Solving Horse Behaviour Problems and Me by Jenni Nellist

Here is another blog post that I think you would enjoy.  This one is by Jenni Nellist and her blog is always a good read.  Here is a link:  


Being someone who helped others solve equine behavioural problems was an attractive career prospect for me. I already had an enduring fascination with the equine mind and the rise and rise of ‘natural horsemanship’. Reaching the equine mind was a dream that was becoming more and more of a reality for me. I discovered that this was a dream best realised through dedication to educating myself and translating that acquired knowledge to experience and viceversa. This process was my way of experiencing and understanding the whole purpose of ‘evidence based horsemanship’.
I very quickly found out that the role of equine behaviourist carried with it a great responsibility; to the animal in question and the people associated with it. The old saying, ‘a little knowledge is a dangerous thing’ particularly stuck out in my mind. I didn’t want to be the individual who had little knowledge and no realisation that this was the case! I became almost hyper aware of what I didn’t know just by questioning my own knowledge and practise. This didn’t put me off from trying, I just made sure that I plugged gaps in my knowledge and understanding with further learning whenever I found them. And I still do, the whole point of CPD!.
I found that a lot of knowledge derived from academia was essential, but absolutely useless when isolated from experience. I also found that while experience was also essential, it was also absolutely useless when isolated from knowledge and understanding gained from academic application. I discovered as much in the classroom as I did in the field… and still do! I’d now ask anyone who questions my ‘paper’ qualifications, “is it not best to be fully cognizant of what one is actually witnessing and practising, rather than to take a more blinkered approach and thinking one is fully knowledgeable of what one doing based on personal experience alone?”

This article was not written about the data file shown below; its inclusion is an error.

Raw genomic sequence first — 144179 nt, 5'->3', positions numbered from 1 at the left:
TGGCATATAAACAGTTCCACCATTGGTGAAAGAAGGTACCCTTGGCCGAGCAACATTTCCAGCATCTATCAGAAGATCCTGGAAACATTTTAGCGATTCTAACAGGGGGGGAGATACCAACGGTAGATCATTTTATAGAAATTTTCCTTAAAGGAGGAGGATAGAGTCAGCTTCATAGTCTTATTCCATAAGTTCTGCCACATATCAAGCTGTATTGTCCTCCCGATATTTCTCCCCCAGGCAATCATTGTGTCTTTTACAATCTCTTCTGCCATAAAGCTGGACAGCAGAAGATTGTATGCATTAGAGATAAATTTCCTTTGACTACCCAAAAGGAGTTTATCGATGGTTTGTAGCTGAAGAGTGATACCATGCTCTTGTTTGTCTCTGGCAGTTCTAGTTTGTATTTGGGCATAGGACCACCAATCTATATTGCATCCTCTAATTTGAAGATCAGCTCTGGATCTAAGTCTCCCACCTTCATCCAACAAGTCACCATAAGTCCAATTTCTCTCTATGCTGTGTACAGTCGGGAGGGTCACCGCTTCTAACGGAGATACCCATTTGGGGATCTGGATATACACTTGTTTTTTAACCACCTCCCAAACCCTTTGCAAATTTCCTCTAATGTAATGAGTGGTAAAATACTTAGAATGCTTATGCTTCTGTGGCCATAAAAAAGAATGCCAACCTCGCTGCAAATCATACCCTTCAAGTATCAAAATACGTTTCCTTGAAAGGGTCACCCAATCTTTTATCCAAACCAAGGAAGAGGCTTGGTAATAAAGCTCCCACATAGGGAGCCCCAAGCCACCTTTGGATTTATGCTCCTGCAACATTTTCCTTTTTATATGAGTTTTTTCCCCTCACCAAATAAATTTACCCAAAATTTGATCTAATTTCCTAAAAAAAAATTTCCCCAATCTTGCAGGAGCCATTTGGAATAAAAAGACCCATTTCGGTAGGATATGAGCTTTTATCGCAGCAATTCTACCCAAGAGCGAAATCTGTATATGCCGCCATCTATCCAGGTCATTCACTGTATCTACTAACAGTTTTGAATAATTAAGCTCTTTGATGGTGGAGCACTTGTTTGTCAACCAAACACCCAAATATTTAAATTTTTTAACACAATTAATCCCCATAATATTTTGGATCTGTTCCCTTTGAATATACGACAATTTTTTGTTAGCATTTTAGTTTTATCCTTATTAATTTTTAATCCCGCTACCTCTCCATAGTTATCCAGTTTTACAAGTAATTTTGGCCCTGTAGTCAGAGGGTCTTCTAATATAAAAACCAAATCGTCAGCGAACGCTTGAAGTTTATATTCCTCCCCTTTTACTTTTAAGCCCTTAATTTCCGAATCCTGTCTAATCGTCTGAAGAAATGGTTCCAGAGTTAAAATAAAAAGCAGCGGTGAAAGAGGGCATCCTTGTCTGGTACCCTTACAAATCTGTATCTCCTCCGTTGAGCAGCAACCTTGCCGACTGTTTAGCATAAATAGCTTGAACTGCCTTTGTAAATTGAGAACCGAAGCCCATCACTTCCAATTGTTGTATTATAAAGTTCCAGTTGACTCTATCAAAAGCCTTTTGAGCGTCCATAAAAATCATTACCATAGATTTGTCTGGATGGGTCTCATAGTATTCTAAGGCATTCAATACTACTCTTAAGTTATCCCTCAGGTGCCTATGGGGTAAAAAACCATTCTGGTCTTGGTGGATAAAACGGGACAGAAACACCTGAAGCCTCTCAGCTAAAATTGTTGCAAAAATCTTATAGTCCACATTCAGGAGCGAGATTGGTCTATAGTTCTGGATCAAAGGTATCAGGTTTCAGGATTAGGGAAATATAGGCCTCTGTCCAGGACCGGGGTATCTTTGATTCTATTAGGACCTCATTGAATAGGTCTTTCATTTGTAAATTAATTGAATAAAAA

I would like to think that an accomplished horse behaviour consultant is not only an experienced and effective horseperson, but is also knowledgeable of ethology, psychology, neuropsychology, physiology and animal welfare science. And is able to apply the fruits of scientific endeavour to the practise of resolving horse behaviour issues through effective, safe and humane teaching methods. And continue to question current practise so that knowledge and practise can be improved for the future of all horses and their people. What I did yesterday might not be the same as I do today since new findings may have come to my attention that can improve my application!

It was during my studies under Dr Anne McBride and her team at the University of Southampton that I learned that the art and science of resolving horse behaviour problems relied on the correct diagnosis of the causes of behavioural issues. And that appropriate tailoring of behaviour modification relied on that differential diagnosis. This skilled undertaking relies on knowledge and understanding of both horse and human behaviour. This almost harks back to Barbara Woodhouse claiming that there were no such thing as bad dogs, only bad owners. I wouldn’t go so far as to label the owners of ‘misbehaving’ horses as ‘bad’, horse behaviour can appear to ‘go wrong’ for many reasons, but one thing is certain: The horse’s behaviour is unlikely to change unless its human changes their behaviour first. The owner leads the way in behaviour modification since they are the one who calls me in to facilitate the process. If I fail to undertake full assessment before starting retraining, the less efficient, ‘therapeutic’ approach, ‘sucking it and see’, is the (usually) less satisfactory or humane result.